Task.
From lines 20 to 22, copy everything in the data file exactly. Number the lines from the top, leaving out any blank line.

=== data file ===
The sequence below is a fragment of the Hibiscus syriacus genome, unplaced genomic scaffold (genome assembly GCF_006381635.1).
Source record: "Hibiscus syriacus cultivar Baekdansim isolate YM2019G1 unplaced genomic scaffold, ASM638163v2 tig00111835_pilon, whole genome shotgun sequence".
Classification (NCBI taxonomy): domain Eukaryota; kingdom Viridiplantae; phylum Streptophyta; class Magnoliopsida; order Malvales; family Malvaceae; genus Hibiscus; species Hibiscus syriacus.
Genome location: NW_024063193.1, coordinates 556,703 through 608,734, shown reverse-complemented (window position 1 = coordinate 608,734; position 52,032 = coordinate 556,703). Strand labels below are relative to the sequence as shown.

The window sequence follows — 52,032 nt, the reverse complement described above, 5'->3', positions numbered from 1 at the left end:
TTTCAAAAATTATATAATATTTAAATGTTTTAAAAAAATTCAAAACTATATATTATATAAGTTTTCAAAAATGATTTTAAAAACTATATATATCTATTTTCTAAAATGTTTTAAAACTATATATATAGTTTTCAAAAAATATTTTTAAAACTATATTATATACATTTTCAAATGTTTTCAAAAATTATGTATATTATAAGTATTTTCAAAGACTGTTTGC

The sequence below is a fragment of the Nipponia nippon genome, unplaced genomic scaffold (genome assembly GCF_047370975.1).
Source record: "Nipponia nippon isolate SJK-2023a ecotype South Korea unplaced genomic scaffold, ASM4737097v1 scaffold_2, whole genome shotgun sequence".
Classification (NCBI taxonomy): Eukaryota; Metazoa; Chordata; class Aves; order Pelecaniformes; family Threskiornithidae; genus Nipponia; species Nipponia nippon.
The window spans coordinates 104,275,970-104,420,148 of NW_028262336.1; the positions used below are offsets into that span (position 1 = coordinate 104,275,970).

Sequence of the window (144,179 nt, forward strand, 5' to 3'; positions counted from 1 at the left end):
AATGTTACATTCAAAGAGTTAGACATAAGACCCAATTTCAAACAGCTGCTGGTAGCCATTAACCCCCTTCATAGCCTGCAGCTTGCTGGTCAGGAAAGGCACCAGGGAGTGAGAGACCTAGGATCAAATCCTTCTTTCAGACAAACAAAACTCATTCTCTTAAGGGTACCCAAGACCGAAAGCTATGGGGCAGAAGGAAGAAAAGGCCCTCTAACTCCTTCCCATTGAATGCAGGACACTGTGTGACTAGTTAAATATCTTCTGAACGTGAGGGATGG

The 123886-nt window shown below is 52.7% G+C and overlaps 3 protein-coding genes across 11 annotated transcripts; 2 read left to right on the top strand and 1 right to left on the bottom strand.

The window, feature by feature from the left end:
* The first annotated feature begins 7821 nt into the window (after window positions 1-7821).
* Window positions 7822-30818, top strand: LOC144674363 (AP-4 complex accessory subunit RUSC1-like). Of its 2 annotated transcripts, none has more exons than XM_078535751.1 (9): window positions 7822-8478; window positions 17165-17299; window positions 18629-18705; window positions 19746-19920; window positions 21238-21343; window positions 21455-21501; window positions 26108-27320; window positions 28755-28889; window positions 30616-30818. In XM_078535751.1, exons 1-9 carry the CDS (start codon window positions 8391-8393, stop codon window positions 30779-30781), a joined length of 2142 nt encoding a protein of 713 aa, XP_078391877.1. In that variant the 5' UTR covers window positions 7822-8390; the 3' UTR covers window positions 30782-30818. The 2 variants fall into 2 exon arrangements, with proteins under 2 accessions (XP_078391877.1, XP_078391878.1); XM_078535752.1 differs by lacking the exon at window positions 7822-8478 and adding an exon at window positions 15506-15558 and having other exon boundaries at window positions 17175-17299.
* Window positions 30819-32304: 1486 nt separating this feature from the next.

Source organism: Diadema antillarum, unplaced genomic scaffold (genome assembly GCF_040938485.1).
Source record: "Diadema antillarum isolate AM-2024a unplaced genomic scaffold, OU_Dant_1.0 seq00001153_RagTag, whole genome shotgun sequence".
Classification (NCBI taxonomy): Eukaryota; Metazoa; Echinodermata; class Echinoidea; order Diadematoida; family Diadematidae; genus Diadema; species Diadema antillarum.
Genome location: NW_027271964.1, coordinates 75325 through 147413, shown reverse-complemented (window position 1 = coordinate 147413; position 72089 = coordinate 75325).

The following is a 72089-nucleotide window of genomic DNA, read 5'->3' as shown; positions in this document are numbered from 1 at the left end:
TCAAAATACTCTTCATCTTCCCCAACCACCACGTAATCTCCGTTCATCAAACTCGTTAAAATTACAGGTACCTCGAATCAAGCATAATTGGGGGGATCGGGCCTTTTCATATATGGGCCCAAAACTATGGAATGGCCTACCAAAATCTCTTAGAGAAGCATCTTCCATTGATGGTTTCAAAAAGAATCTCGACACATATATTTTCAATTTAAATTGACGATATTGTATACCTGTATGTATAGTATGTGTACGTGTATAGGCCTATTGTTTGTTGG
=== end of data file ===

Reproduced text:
Classification (NCBI taxonomy): Eukaryota; Metazoa; Echinodermata; class Echinoidea; order Diadematoida; family Diadematidae; genus Diadema; species Diadema antillarum.
Genome location: NW_027271964.1, coordinates 75325 through 147413, shown reverse-complemented (window position 1 = coordinate 147413; position 72089 = coordinate 75325).

The following is a 72089-nucleotide window of genomic DNA, read 5'->3' as shown; positions in this document are numbered from 1 at the left end: